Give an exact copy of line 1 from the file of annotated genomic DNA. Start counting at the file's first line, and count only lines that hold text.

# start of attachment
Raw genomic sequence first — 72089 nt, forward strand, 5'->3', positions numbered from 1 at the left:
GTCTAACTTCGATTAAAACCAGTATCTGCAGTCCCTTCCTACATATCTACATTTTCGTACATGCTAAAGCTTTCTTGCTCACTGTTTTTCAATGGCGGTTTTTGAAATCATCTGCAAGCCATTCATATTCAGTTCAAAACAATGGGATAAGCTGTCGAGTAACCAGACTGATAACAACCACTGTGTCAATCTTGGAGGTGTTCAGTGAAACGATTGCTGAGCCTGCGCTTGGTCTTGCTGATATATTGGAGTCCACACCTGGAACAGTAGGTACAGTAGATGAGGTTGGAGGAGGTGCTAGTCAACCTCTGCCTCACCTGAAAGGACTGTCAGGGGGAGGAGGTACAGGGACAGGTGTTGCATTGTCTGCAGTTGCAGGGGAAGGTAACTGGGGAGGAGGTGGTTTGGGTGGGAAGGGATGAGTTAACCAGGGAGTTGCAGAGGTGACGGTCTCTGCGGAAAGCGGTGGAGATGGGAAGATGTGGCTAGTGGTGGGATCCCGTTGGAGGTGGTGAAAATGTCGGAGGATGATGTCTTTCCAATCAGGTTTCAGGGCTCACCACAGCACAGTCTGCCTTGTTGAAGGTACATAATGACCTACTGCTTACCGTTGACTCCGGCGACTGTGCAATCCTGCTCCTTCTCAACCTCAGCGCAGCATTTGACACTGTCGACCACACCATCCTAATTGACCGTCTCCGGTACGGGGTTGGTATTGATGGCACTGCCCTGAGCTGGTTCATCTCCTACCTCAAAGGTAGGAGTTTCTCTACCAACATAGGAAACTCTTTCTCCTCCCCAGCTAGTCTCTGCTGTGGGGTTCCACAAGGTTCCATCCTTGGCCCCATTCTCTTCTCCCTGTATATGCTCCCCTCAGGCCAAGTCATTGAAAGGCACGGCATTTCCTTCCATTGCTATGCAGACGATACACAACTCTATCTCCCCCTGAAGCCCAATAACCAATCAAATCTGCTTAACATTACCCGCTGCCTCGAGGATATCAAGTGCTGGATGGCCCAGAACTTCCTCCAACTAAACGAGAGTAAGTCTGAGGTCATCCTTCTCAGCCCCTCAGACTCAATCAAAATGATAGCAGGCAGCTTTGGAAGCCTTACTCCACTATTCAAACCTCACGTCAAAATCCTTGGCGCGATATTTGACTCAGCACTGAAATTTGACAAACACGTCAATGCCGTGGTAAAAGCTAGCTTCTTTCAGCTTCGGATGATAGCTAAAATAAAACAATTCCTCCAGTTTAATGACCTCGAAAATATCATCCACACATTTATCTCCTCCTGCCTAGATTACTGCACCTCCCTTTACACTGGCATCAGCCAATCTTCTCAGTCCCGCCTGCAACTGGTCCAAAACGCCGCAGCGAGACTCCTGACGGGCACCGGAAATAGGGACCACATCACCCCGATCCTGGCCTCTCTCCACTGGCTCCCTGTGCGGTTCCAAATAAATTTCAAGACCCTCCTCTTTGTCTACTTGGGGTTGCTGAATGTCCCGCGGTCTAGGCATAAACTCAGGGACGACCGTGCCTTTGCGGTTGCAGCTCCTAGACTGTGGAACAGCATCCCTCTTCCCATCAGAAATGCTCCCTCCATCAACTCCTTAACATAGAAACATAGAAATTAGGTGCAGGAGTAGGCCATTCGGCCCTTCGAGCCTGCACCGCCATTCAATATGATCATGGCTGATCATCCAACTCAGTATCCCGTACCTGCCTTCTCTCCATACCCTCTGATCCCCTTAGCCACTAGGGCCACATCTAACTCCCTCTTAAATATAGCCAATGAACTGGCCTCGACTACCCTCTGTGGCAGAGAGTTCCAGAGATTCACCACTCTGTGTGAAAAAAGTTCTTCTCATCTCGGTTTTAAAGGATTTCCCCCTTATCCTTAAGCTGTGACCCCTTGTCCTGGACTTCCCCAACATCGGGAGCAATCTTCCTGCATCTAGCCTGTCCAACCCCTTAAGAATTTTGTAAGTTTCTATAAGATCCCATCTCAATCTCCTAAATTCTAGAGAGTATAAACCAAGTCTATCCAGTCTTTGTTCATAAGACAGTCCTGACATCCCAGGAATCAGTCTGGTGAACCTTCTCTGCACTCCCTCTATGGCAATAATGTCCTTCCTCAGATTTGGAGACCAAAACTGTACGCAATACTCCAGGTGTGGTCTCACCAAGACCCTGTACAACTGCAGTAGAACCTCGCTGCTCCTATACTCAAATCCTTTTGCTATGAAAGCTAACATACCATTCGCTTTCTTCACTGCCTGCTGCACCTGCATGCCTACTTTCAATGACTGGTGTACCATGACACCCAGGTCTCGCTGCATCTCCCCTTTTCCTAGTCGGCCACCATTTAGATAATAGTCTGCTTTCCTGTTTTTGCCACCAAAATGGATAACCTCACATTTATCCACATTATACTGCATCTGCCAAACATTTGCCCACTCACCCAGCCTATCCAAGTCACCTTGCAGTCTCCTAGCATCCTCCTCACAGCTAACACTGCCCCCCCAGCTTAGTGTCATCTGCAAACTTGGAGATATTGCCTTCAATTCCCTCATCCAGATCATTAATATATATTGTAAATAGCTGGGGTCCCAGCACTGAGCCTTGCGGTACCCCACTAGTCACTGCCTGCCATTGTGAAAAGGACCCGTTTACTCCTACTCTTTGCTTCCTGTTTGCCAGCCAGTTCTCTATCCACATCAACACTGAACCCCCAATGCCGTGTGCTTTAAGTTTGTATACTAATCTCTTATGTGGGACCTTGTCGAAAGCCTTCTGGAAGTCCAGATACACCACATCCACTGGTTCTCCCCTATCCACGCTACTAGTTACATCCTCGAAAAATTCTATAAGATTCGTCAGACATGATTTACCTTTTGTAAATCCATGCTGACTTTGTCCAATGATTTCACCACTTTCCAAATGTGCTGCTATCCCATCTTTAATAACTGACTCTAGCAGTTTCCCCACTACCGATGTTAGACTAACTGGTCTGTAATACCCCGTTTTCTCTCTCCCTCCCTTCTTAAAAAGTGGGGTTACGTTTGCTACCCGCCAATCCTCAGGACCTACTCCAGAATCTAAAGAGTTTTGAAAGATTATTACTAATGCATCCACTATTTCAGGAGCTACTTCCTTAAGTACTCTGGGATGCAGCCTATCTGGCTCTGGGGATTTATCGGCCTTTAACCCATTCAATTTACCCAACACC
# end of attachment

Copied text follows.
Raw genomic sequence first — 72089 nt, forward strand, 5'->3', positions numbered from 1 at the left: